Editing Tables


While reading through the below examples and information, you may find it beneficial to open up the page content editor and follow along using a table you have inserted into the page.  

Table Tags Overview


Here is how you can recognise a table and its parts within the HTML code:
  • The Table itself - will begin <table> and end </table>
  • Table Rows - will begin <tr> and end </tr>
  • Table Columns - will begin <td> and end </td>
  • Table Headers (usually bold and centred) - begin with <th> and end </th>
As before with the text editing, properties can be added into the tags so that the table will be displayed correctly when the page is viewed.  For example, if you have added a table to the page and dragged the handles out, the code may look something like this (sometimes the code will be set at column/row levels instead - we'll look at this as well):

<table style="height: 38px; width: 601px;" border="0">

Using the skills we have just learned, we know that the table is 601 pixels wide by 38 pixels high.  We can see whether the table has a border and how thick it is.  In the example, it doesn't, however if it did, the value would be 1 for a 1 pixel border, 2 for 2 pixels, etc.  We also know that as the </table> isn't displayed, that this code sets the overall parameters at the start of the table.  We can then look at the code underneath to find out how many rows and columns it has.

If you added a table with multiple columns, you will see those columns are nested within the table row code.  For example, a row that is divided into 3 columns would look something like this:

<tr>                                  this is the start of the row
<td>&nbsp;</td>            this is the first column (on the left-hand side) and it just contains a space at the moment
<td>&nbsp;</td>            this is the middle column and it just contains a space at the moment  
<td>&nbsp;</td>            this is the last column (on the right-hand side) and it just contains a space at the moment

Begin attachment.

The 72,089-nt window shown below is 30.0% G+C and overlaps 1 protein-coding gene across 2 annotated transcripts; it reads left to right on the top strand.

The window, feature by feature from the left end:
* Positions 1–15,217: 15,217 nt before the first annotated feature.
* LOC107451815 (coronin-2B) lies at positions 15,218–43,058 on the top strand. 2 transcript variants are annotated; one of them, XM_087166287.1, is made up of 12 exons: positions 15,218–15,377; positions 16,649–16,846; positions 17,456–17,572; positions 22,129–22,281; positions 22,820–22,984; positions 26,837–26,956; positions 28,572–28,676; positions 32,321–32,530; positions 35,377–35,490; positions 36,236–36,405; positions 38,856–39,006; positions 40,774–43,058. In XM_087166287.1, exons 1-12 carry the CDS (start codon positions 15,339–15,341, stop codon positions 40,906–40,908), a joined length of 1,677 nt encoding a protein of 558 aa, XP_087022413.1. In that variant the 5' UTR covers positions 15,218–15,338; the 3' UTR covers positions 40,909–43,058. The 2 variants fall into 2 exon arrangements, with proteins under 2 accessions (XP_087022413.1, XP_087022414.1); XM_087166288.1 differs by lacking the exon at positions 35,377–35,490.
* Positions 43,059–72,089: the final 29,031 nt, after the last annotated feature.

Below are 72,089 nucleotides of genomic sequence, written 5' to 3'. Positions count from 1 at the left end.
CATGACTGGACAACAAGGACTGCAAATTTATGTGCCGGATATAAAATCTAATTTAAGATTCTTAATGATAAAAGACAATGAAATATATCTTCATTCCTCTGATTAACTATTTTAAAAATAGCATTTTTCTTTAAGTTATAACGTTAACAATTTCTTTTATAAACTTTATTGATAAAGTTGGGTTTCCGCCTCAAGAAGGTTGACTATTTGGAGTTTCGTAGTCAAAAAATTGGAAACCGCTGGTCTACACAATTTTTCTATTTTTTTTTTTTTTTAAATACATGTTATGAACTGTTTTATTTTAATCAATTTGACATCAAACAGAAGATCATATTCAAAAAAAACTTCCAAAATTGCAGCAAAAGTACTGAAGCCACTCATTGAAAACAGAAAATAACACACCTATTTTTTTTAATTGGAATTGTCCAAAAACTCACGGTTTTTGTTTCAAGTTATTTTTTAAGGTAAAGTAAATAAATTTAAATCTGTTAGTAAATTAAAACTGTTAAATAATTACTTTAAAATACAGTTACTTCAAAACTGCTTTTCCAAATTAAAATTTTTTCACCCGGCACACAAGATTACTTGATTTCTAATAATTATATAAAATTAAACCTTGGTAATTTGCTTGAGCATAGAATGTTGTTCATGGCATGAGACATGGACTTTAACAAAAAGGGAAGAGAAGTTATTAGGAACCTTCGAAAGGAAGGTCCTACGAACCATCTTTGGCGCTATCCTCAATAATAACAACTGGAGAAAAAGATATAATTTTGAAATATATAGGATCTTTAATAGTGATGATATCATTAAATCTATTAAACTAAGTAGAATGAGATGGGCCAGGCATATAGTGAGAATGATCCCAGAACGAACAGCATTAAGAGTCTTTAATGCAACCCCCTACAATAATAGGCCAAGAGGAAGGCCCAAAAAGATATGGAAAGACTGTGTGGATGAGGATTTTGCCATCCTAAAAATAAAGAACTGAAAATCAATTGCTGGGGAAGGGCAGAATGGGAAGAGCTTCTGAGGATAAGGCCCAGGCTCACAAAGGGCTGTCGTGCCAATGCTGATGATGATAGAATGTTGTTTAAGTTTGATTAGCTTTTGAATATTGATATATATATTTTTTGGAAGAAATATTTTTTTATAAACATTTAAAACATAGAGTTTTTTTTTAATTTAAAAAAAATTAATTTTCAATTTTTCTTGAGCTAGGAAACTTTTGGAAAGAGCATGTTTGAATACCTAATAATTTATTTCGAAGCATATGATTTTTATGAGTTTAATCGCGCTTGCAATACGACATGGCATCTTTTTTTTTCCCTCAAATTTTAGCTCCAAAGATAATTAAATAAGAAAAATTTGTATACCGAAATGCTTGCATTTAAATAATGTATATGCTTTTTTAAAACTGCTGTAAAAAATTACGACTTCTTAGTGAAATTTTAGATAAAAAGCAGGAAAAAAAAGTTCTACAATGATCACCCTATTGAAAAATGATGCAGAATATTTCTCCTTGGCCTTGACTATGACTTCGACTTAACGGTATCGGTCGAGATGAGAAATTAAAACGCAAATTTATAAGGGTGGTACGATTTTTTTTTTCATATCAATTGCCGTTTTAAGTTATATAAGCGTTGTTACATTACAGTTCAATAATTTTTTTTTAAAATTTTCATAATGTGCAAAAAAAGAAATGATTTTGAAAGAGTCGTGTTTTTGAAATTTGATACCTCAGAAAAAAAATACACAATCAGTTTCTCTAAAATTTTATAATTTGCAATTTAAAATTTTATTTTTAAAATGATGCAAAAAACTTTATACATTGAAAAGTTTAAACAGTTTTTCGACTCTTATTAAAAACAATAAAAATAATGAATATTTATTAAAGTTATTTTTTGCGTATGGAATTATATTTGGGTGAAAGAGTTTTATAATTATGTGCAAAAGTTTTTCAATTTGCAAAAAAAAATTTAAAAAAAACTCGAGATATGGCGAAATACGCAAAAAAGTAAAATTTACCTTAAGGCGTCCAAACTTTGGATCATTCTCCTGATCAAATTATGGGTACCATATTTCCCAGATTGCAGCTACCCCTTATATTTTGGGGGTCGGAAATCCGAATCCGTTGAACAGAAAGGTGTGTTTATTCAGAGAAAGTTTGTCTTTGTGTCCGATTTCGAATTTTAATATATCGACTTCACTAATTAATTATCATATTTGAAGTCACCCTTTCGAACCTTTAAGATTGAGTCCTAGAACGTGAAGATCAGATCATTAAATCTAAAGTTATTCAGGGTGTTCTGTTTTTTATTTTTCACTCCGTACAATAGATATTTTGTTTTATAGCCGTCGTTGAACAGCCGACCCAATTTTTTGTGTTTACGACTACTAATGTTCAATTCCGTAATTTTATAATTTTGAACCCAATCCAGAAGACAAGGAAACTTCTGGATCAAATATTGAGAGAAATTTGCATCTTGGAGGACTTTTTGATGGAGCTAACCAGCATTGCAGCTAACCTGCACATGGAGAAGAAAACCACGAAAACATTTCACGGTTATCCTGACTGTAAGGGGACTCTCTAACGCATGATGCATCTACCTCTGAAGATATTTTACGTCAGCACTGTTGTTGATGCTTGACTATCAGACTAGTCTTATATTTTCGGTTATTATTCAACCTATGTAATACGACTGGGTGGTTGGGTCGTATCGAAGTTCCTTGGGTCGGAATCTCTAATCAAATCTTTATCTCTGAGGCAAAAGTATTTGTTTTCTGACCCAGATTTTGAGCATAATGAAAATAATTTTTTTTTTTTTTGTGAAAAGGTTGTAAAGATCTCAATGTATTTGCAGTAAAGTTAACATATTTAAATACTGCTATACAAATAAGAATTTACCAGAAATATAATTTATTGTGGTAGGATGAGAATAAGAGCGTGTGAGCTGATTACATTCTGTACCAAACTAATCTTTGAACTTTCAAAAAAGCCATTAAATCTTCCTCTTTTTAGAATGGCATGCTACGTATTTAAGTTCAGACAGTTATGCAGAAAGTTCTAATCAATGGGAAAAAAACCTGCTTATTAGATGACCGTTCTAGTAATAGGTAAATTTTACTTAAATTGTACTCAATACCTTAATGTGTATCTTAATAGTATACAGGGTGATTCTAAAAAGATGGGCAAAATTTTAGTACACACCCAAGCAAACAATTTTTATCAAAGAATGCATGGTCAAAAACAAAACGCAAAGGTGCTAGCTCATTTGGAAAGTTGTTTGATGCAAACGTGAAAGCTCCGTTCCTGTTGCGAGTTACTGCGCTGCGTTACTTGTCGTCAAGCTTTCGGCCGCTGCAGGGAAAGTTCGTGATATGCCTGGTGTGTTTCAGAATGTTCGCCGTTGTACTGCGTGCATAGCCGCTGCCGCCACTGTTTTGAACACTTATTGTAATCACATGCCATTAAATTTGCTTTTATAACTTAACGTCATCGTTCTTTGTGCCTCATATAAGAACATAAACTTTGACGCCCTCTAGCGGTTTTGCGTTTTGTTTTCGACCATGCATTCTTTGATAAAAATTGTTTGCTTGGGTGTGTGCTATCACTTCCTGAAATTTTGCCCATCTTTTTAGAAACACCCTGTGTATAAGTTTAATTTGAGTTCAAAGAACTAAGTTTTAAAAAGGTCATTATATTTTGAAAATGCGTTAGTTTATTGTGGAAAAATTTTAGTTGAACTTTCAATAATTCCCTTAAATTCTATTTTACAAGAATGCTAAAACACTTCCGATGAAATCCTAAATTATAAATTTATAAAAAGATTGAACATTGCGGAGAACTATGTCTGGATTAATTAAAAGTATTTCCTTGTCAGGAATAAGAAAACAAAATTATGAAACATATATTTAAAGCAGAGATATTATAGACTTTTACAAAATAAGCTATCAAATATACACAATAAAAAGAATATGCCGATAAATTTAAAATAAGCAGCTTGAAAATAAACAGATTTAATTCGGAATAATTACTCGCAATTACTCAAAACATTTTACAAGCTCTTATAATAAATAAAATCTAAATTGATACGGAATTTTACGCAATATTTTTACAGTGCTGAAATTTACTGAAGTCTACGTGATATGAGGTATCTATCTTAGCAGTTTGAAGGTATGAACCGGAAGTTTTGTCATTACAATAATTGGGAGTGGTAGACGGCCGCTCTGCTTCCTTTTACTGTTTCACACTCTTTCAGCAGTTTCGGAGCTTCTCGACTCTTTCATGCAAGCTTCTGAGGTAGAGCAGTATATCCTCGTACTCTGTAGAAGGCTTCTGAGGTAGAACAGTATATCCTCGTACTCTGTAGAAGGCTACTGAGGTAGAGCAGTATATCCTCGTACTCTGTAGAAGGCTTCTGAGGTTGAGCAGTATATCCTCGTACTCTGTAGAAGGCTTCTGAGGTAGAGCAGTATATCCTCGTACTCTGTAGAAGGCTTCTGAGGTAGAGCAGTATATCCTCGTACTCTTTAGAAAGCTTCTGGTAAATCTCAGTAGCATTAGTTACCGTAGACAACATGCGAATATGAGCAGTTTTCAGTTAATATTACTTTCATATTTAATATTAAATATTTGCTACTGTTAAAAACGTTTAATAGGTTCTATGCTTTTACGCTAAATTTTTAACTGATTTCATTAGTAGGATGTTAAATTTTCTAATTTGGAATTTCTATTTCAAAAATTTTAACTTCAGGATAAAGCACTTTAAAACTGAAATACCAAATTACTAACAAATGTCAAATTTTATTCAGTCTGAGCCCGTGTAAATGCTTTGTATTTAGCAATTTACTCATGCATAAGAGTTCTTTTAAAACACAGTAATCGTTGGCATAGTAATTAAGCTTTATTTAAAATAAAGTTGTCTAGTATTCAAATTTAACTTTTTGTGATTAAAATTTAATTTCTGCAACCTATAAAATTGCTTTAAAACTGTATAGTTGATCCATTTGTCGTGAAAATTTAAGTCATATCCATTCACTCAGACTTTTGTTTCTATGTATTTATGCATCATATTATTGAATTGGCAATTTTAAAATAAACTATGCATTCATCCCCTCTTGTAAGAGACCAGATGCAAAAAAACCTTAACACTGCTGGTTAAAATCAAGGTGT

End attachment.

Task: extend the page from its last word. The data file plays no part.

</tr>                                 this is the end of the first row


If you want to set the row height manually (rather than dragging in the editor window), you can do so by editing the table row code.  For example, to set the row to 40 pixels high, the code would look like this:

<tr style="height: 40px;">

NB see how this code goes at the beginning of the table row (denoted by the <tr> tag)? Any text/columns you have inserted would follow on from this.


Similarly if you wanted to set a column width manually to 40 pixels wide, the code would look something like this:

<td style="width: 40px;">

As with the table row above, any content you have inserted, such as text, would follow on from this and end with </td>.  If you have not added anything yet, your code might just have a space (&nbsp) in between the open and close column tags.

With columns, you can also choose to set the width by percentages rather than pixels.  If you wanted to set your column width to 30%, for example, the code would look like this instead:

<td style="width: 30%;">


If we wanted to create a 1 row, 3 column table with a fixed height of 50 pixels and the first column set at 50 pixels with the rest at 20 pixels, the code would look something like this:

<table>                                                                       this is the start of the table
<tr style="height: 50px;">                                       this is the start of the row
<td style="width: 50px;">Hello there!</td>             this is the first column (on the left-hand side) and the text says Hello there!
<td style="width: 20px;">Yes</td>                          this is the middle column and the text says Yes 
<td style="width: 20px;">No</td>                           this is the last column (on the right-hand side) and the text says No  
</tr>                                                                            this is the end of the row
</table>                                                                      this is the end of the table

Try it yourself!  Once you have saved the changes, it should look like this:



You will note that your table should display correctly within the editor however when you save the changes, it may appear to stretch to fill the available space, as above.  Click on the green Preview button at the top or bottom of the screen to ensure that the table is working correctly:



Setting the Background Colour of a Table


Background colours can be added to the table (<table>), row (<tr>)or column (<td>) tags, depending on how you want your table to look.